The line between theft of designs and being influences or inspired by the work of others is a very thin one. When you look up appropriation, it is defined as the ‘’action of taking something for one’s own use, usually without the owner’s permission’’. We have all used media from google from time to time without properly crediting the owner, this is a rectifiable mistake, however when you appropriate an artist’s designs over a long period of time to create a fashion brand, perhaps this crosses that line. Kruger is often praised for her witty critism of capitalism and the patriarchy through employing graphic design and collages as seen in one of her most notable works ‘’I shop therefore I am’’ which shines a light on what is an increasingly capitalistic and profit orientated society. Kruger remained silent on Supremes’ use of her artistic construct until a lawsuit in 2013 whereby a lawsuit was filed against streetwear brand Married to the Mob on behalf of Supreme over it use of their logo and styling.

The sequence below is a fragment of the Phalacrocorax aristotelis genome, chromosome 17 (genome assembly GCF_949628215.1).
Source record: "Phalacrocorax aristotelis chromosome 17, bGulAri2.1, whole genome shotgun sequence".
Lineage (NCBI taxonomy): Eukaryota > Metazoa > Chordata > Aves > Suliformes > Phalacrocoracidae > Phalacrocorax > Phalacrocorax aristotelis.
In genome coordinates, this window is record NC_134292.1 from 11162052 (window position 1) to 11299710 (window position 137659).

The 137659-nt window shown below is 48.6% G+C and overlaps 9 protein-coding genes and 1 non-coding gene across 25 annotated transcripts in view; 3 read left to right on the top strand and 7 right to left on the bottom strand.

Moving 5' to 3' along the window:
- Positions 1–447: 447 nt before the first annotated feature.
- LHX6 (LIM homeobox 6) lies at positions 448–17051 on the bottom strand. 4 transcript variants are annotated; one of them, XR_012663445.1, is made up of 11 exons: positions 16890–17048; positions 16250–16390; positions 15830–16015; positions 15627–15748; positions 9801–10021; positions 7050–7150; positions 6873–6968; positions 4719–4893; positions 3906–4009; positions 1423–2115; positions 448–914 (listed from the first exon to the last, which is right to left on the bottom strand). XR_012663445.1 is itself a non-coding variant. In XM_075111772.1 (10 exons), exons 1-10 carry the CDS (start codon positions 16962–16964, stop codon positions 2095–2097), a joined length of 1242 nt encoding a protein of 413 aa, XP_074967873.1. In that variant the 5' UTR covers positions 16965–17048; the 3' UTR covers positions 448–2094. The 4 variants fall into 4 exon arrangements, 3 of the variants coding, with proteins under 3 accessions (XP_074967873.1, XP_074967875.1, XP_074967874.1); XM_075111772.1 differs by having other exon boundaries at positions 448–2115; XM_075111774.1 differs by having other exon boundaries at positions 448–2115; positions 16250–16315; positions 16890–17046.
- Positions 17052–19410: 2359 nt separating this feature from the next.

Upon learning of this lawsuit Kruger’s response was ‘’what a ridiculous clusterfuck of totally uncool jokers, I make my work about this sadly foolish farce. I’m waiting for all of them to sue me for copyright infringement. – Barbara Kruger.
Where is Barbara now?
Kruger, now 72 lives and works in both New York and Los Angeles (where, since 2006, she has taught art at UCLA). In 1982 she represented the United States at the Venice Biennale and again participated in 2005, when she received the Leone d’Oro for lifetime achievement. In recent years as well as appearing in museums and galleries worldwide, Kruger’s work has shown up billboards, metro cards, posters, a public park, a train station platform in Strasbourg, France, and in other public commissions. If you would like to own a piece of this talented artists work, you can purchase it at Sotheby’s, and Christies art auction houses.
Her work is on display in major museum collections worldwide, including the Institute of Contemporary Arts, London; Solomon R. Guggenheim Museum, New York; Museum of Contemporary Art, Los Angelos; Metropolitan Museum of Art, New York; Tate Modern, London; Museum of Fine Arts, Boston; Museum of Modern Art, New York; and Los Angelos County Museum of Art, Los Angelos.